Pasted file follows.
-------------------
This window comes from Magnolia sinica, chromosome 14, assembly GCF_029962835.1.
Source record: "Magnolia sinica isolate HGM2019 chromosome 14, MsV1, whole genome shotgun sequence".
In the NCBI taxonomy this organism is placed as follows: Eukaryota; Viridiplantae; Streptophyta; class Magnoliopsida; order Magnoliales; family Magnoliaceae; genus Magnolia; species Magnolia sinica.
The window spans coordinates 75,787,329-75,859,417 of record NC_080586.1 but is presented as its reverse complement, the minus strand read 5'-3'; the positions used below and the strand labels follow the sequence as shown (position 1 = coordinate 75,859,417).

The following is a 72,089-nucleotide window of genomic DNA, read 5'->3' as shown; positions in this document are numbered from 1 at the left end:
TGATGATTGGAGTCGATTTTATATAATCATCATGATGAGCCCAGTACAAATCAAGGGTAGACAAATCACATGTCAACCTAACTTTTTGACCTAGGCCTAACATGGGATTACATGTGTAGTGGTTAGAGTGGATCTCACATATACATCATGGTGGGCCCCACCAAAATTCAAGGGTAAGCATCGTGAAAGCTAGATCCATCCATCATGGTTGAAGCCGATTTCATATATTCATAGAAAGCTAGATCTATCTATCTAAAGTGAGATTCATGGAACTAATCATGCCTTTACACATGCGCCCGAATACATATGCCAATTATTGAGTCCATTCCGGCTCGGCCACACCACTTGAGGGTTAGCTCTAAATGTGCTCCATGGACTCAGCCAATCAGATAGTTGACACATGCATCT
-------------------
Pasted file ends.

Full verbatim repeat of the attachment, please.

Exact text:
This window comes from Magnolia sinica, chromosome 14, assembly GCF_029962835.1.
Source record: "Magnolia sinica isolate HGM2019 chromosome 14, MsV1, whole genome shotgun sequence".
In the NCBI taxonomy this organism is placed as follows: Eukaryota; Viridiplantae; Streptophyta; class Magnoliopsida; order Magnoliales; family Magnoliaceae; genus Magnolia; species Magnolia sinica.
The window spans coordinates 75,787,329-75,859,417 of record NC_080586.1 but is presented as its reverse complement, the minus strand read 5'-3'; the positions used below and the strand labels follow the sequence as shown (position 1 = coordinate 75,859,417).

The following is a 72,089-nucleotide window of genomic DNA, read 5'->3' as shown; positions in this document are numbered from 1 at the left end:
TGATGATTGGAGTCGATTTTATATAATCATCATGATGAGCCCAGTACAAATCAAGGGTAGACAAATCACATGTCAACCTAACTTTTTGACCTAGGCCTAACATGGGATTACATGTGTAGTGGTTAGAGTGGATCTCACATATACATCATGGTGGGCCCCACCAAAATTCAAGGGTAAGCATCGTGAAAGCTAGATCCATCCATCATGGTTGAAGCCGATTTCATATATTCATAGAAAGCTAGATCTATCTATCTAAAGTGAGATTCATGGAACTAATCATGCCTTTACACATGCGCCCGAATACATATGCCAATTATTGAGTCCATTCCGGCTCGGCCACACCACTTGAGGGTTAGCTCTAAATGTGCTCCATGGACTCAGCCAATCAGATAGTTGACACATGCATCT